10. Digestion. Sweet potatoes are a good source of fiber, which aids in digestion and can help reduce the risk of developing heart disease and diabetes.

Sweet potatoes are a versatile food. You can serve them steamed, roasted, baked, puréed or grilled. Try substituting them for white potatoes in many of your recipes.

How to select and store sweet potatoes

  • Choose fresh tubers with light, unblemished and unwrinkled skin.
  • Check for bruising. Sweet potatoes are somewhat delicate, and any cuts or bruises deteriorate quickly, affecting the freshness and taste of the vegetable.
  • Store sweet potatoes in a cool, dark, dry place for anywhere from a few weeks to a few months, depending on when they were harvested and your storage conditions. Storing them in the refrigerator will shorten their freshness and make them taste less sweet.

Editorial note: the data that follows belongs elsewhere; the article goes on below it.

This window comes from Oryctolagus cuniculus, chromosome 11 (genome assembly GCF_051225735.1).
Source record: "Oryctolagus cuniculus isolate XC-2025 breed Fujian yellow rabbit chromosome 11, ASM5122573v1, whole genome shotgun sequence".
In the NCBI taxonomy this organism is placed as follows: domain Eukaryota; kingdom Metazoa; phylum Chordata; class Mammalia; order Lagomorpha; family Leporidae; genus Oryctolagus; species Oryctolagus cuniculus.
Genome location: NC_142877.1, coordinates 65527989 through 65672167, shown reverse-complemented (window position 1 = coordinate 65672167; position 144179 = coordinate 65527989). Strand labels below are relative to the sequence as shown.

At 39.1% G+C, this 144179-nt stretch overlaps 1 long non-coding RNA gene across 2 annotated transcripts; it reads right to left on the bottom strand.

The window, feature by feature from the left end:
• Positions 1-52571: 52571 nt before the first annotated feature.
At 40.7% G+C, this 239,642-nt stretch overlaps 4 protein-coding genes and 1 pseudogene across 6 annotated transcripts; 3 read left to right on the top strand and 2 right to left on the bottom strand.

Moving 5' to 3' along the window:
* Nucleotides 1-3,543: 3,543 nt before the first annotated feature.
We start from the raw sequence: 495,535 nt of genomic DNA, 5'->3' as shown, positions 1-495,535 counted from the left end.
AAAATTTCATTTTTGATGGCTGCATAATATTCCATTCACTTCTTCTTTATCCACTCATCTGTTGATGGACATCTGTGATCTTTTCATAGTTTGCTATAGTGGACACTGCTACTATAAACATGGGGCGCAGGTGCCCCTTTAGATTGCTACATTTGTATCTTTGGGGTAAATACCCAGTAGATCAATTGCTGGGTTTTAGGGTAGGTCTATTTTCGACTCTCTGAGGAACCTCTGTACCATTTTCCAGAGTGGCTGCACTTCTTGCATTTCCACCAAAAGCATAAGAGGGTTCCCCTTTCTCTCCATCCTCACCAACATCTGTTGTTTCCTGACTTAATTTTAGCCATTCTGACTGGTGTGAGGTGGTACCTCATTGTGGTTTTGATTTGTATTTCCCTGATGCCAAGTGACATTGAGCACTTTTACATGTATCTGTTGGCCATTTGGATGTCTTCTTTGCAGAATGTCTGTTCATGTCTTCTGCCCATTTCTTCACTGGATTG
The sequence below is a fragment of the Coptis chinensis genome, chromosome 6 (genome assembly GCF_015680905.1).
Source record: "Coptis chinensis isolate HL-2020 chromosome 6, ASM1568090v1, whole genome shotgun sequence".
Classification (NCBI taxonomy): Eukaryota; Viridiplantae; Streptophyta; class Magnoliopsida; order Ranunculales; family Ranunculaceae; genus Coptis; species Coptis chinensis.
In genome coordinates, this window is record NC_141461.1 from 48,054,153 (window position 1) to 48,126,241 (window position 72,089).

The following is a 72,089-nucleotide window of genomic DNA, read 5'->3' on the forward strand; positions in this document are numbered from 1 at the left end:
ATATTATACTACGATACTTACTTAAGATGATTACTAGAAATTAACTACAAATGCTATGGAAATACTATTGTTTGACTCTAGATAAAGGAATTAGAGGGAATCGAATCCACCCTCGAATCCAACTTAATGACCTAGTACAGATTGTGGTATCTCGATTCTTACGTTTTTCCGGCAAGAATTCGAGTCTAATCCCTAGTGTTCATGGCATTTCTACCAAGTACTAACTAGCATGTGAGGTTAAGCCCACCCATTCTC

Do you know of other health benefits of sweet potatoes? Share your tips in the section below:

U.S. Virgin Islands Allows National Guard To Seize Guns, Ammo Ahead Of Hurricane Irma

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U.S. Virgin Islands Gov. Kenneth Mapp signed an emergency order allowing the National Guard to seize private guns, ammunition, and property ahead of Hurricane Irma. […]

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Hurricane Irma Spaghetti Track Models (and more)